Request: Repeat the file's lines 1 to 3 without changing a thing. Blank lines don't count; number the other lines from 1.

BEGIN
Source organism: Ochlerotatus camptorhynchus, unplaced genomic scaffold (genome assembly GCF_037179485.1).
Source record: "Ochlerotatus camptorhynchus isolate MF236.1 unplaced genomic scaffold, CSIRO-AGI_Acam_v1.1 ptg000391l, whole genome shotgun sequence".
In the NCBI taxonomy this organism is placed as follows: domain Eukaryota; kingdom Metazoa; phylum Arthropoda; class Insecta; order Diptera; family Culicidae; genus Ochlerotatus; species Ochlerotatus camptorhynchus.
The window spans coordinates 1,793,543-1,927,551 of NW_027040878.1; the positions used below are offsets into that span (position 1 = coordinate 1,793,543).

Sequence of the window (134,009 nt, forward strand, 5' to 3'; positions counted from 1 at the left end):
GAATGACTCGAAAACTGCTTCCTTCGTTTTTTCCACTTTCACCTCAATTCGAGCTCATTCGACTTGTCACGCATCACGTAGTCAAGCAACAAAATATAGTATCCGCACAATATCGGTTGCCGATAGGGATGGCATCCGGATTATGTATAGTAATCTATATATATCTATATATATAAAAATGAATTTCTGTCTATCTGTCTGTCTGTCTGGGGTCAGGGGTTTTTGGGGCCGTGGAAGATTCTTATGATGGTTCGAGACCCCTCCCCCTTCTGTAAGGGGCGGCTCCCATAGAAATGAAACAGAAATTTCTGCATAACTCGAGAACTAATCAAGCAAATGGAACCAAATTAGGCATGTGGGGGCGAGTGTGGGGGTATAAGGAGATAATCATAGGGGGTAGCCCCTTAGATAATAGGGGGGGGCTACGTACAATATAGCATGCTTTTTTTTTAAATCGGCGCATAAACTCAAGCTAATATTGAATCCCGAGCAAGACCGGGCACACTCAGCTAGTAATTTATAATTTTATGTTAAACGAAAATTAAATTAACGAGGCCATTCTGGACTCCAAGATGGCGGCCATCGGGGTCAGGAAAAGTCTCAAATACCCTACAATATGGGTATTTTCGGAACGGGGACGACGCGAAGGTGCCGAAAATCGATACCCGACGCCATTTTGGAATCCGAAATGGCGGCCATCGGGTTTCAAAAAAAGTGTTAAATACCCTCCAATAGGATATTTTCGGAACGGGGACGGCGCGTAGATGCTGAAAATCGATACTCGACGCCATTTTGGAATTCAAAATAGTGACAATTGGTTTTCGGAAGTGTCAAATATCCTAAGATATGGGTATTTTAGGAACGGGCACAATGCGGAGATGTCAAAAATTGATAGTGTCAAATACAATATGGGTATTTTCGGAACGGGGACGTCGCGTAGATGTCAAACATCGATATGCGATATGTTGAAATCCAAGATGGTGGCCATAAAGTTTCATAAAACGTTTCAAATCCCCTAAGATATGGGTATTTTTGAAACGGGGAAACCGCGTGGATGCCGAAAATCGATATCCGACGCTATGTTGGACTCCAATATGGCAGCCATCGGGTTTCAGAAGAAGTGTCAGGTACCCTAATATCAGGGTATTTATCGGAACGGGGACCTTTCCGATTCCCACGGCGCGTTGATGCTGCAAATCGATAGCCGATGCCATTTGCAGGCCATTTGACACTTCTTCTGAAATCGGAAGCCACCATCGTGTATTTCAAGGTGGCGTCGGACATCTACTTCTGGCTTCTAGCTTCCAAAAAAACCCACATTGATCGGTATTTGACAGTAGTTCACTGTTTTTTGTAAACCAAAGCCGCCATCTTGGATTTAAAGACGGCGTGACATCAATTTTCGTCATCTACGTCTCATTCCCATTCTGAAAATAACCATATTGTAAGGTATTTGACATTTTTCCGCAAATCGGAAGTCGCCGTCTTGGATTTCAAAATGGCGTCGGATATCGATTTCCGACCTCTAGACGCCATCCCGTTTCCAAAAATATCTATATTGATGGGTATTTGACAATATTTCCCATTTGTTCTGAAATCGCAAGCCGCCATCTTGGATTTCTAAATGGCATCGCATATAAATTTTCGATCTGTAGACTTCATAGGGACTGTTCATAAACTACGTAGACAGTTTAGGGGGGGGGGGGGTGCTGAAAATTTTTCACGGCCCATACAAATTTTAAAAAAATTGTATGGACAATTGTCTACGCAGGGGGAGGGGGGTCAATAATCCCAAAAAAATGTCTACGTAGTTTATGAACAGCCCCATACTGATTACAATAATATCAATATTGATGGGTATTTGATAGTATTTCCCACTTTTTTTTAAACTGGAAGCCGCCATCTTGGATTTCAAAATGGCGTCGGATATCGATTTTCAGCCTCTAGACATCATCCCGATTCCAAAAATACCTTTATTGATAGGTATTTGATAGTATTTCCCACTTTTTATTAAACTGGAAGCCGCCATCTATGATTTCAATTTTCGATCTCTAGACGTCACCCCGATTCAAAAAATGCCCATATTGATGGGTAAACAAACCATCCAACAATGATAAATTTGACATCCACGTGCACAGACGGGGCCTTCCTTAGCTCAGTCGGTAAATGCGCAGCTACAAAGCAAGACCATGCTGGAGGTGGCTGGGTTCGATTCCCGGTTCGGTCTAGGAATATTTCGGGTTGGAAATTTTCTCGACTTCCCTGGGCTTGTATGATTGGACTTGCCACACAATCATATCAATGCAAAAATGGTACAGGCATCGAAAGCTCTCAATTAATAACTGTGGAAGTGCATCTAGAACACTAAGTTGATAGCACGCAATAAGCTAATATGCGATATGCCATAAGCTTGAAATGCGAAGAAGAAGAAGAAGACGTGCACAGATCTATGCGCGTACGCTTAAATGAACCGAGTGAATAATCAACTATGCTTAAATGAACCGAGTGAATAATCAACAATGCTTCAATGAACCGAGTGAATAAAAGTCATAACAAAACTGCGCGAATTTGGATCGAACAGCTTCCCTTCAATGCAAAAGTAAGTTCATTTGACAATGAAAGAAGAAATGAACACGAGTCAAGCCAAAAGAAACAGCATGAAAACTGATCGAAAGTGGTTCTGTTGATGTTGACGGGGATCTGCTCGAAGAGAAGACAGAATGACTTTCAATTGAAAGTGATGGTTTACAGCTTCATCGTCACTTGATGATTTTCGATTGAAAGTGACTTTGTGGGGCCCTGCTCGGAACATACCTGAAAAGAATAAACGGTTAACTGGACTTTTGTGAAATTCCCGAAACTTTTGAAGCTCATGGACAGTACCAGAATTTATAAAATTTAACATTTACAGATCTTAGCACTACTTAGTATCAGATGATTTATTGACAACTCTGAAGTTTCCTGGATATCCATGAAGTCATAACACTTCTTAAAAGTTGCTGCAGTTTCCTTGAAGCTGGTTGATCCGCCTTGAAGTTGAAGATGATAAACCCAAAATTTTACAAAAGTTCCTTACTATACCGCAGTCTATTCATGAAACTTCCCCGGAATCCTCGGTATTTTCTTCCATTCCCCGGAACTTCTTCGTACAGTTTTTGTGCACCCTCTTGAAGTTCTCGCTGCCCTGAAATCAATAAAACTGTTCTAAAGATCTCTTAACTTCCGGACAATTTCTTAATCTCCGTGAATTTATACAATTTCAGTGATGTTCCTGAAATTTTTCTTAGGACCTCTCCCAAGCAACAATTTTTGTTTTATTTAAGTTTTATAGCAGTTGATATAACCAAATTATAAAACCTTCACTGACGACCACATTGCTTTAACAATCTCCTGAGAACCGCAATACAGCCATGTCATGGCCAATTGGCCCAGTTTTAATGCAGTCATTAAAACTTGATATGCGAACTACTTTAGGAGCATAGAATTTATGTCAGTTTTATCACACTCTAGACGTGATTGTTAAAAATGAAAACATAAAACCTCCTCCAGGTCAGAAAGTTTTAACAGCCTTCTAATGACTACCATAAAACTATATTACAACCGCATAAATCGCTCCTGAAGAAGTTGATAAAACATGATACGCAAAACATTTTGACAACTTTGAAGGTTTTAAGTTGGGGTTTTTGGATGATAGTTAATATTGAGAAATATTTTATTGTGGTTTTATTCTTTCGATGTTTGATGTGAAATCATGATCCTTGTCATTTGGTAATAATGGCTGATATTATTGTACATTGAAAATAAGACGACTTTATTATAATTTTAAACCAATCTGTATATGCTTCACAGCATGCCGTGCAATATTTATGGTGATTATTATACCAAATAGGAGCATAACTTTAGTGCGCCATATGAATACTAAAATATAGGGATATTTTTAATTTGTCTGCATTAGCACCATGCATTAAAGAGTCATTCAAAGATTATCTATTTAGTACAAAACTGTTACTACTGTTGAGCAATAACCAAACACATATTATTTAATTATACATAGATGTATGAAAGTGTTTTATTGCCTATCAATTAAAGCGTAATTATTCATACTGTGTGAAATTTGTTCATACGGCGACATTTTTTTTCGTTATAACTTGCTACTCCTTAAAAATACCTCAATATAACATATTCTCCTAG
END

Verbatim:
Source organism: Ochlerotatus camptorhynchus, unplaced genomic scaffold (genome assembly GCF_037179485.1).
Source record: "Ochlerotatus camptorhynchus isolate MF236.1 unplaced genomic scaffold, CSIRO-AGI_Acam_v1.1 ptg000391l, whole genome shotgun sequence".
In the NCBI taxonomy this organism is placed as follows: domain Eukaryota; kingdom Metazoa; phylum Arthropoda; class Insecta; order Diptera; family Culicidae; genus Ochlerotatus; species Ochlerotatus camptorhynchus.